The war – and particularly its impact on energy inflation – has bred discontent, too. On October 29, a large rally was held in Prague against the policies of the pro-EU government in support of Ukraine. On November 5, tens of thousands marched in Rome, calling for peace and for halting arms deliveries to Kyiv. Germany has also seen rallies and strikes against the war and the rising cost of living.
This is precisely what Russian President Vladimir Putin’s strategy is aimed at. By prolonging the war in a variety of ways – from a mass mobilisation to relentless attacks against civilian infrastructure across Ukraine – he is banking on Western unity unravelling down the line.
He has also tried to put economic pressure on the EU by cutting off gas supplies just before the European winter starts. EU countries have managed to fill up storage sites to use during the heating season, and the price of natural gas has gone down after spikes over the summer, which could mitigate the effect of Russia’s energy blackmail.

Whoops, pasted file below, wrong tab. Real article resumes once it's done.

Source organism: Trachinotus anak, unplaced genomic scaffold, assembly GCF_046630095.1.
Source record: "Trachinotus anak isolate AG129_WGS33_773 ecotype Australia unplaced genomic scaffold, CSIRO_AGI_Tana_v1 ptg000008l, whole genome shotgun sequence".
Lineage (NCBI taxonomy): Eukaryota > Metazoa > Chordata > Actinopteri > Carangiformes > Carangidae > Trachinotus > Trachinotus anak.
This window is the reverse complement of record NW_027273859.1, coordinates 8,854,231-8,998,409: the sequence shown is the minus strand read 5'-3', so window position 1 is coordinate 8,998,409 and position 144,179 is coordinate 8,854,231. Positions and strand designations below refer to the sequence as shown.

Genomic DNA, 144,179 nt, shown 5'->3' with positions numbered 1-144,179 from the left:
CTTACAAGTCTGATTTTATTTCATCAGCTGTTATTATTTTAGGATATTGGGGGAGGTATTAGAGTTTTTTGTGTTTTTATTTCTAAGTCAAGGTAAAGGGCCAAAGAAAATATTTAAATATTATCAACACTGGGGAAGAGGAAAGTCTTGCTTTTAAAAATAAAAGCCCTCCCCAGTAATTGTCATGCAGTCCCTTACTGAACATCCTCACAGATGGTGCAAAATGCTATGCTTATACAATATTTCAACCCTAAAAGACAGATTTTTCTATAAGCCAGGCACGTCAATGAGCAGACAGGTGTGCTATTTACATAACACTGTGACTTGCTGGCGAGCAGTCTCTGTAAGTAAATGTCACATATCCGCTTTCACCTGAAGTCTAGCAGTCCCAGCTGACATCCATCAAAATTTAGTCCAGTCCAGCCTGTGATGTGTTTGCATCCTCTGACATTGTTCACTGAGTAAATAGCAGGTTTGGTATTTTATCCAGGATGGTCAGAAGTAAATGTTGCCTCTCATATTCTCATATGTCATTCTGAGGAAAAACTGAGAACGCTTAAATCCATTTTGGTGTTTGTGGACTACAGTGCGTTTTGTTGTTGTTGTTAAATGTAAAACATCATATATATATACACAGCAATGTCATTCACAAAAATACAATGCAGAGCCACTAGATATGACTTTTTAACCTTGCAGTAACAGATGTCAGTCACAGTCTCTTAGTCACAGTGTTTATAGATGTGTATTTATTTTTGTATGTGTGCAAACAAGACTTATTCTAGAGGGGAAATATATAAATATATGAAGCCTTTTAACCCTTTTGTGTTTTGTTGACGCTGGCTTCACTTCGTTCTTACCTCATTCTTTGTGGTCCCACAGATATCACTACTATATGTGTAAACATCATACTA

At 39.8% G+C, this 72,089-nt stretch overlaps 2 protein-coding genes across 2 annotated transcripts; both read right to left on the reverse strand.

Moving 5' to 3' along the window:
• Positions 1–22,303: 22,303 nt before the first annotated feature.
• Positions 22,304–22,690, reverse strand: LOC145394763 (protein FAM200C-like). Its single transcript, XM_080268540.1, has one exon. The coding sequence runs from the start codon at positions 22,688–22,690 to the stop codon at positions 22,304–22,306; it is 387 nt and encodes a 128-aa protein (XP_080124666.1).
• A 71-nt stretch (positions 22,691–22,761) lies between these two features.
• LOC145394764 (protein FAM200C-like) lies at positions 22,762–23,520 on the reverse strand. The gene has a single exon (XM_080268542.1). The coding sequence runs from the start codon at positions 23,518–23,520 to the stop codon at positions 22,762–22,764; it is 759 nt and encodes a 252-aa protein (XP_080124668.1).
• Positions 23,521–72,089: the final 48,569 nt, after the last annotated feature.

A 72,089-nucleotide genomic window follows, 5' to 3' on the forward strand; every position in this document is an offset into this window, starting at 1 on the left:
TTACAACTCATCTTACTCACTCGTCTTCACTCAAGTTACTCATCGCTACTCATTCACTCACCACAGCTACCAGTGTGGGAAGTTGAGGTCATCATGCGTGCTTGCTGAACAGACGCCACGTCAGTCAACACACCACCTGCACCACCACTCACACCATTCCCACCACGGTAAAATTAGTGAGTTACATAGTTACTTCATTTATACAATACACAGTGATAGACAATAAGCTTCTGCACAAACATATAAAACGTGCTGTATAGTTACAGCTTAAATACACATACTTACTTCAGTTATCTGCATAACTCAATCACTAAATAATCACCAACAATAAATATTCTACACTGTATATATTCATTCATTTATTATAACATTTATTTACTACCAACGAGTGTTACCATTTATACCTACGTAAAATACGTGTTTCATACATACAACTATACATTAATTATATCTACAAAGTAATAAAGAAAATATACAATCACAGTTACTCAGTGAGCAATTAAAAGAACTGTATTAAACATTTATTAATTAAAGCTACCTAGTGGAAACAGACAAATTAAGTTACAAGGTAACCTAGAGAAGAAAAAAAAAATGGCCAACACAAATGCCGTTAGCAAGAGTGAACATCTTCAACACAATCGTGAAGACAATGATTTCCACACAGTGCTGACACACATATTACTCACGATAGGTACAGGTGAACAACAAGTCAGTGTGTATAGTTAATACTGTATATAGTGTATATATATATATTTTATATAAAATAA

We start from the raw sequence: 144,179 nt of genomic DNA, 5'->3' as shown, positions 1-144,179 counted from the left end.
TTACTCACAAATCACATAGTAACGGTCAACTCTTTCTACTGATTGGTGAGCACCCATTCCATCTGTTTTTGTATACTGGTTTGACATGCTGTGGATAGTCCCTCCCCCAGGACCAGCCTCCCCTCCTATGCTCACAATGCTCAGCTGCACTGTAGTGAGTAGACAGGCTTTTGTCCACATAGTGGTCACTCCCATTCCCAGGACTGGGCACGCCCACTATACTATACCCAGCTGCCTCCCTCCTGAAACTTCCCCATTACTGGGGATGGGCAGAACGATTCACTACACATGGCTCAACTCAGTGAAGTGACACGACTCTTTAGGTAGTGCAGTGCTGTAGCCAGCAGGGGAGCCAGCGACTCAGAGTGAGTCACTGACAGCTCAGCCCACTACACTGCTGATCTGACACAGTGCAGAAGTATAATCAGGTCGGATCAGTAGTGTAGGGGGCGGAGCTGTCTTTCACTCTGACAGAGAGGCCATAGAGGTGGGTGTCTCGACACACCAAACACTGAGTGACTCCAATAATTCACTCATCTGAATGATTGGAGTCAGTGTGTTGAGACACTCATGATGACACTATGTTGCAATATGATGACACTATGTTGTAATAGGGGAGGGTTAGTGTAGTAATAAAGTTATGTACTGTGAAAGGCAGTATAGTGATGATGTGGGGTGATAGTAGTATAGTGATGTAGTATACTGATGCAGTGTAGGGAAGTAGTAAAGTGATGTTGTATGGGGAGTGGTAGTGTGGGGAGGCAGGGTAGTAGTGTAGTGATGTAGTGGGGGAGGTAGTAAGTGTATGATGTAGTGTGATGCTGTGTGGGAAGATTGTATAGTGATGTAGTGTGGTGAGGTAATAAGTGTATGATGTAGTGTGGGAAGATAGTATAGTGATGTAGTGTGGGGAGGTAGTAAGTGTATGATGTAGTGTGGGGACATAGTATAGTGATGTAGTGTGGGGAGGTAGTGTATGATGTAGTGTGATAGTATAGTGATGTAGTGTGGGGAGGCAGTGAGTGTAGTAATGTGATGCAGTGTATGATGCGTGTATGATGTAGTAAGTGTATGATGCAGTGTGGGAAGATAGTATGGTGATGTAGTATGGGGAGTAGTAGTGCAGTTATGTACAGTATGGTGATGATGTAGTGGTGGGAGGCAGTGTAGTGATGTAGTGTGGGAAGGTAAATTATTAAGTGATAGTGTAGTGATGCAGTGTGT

Still, a recession is on the horizon, and EU governments could face a robust challenge from populists yet again. Recent elections in Italy and Sweden, in which far-right parties made significant gains, are a warning sign.
Populists may scapegoat Ukrainian refugees, including the more than 1 million who are currently in Germany. If Berlin flips and cuts support for Kyiv, others in the EU would quickly follow suit. Having suffered humiliating setbacks on the battlefield, Putin is hedging his bets on winning on the political front in Europe.
For now, such a victory is not that likely. Public opinion in Germany is still supportive of Ukraine.
A poll from September carried out by the public broadcaster ZDF shows that 74 percent of Germans favour supporting Ukraine despite high energy bills, which have gone down since. In another poll from October, some 86 percent of citizens see Russia as a “global threat factor”. That is unlikely to change going forward.